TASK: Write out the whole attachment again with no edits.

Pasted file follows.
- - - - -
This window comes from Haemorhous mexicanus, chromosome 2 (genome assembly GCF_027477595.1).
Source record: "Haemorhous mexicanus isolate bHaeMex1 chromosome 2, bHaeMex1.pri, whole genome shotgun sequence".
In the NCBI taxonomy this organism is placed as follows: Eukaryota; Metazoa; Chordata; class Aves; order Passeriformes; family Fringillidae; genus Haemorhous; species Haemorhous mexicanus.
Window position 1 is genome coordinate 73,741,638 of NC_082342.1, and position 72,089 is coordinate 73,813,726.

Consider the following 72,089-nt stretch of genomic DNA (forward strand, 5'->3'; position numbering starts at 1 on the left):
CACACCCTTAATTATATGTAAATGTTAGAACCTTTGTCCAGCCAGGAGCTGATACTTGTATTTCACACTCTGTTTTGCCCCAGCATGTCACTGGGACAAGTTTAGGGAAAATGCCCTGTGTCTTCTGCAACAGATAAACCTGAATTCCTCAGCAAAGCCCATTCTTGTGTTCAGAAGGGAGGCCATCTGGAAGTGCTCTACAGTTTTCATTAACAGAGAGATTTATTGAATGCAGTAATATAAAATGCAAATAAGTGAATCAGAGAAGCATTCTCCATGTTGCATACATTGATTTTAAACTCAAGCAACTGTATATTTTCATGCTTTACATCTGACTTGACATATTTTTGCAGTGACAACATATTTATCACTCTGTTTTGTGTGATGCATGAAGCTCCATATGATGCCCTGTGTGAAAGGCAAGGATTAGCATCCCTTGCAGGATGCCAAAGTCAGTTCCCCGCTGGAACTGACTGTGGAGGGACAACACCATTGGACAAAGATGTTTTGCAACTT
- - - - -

This window comes from Haemorhous mexicanus, chromosome 2 (genome assembly GCF_027477595.1).
Source record: "Haemorhous mexicanus isolate bHaeMex1 chromosome 2, bHaeMex1.pri, whole genome shotgun sequence".
In the NCBI taxonomy this organism is placed as follows: Eukaryota; Metazoa; Chordata; class Aves; order Passeriformes; family Fringillidae; genus Haemorhous; species Haemorhous mexicanus.
Window position 1 is genome coordinate 73,741,638 of NC_082342.1, and position 72,089 is coordinate 73,813,726.

Consider the following 72,089-nt stretch of genomic DNA (forward strand, 5'->3'; position numbering starts at 1 on the left):
CACACCCTTAATTATATGTAAATGTTAGAACCTTTGTCCAGCCAGGAGCTGATACTTGTATTTCACACTCTGTTTTGCCCCAGCATGTCACTGGGACAAGTTTAGGGAAAATGCCCTGTGTCTTCTGCAACAGATAAACCTGAATTCCTCAGCAAAGCCCATTCTTGTGTTCAGAAGGGAGGCCATCTGGAAGTGCTCTACAGTTTTCATTAACAGAGAGATTTATTGAATGCAGTAATATAAAATGCAAATAAGTGAATCAGAGAAGCATTCTCCATGTTGCATACATTGATTTTAAACTCAAGCAACTGTATATTTTCATGCTTTACATCTGACTTGACATATTTTTGCAGTGACAACATATTTATCACTCTGTTTTGTGTGATGCATGAAGCTCCATATGATGCCCTGTGTGAAAGGCAAGGATTAGCATCCCTTGCAGGATGCCAAAGTCAGTTCCCCGCTGGAACTGACTGTGGAGGGACAACACCATTGGACAAAGATGTTTTGCAACTT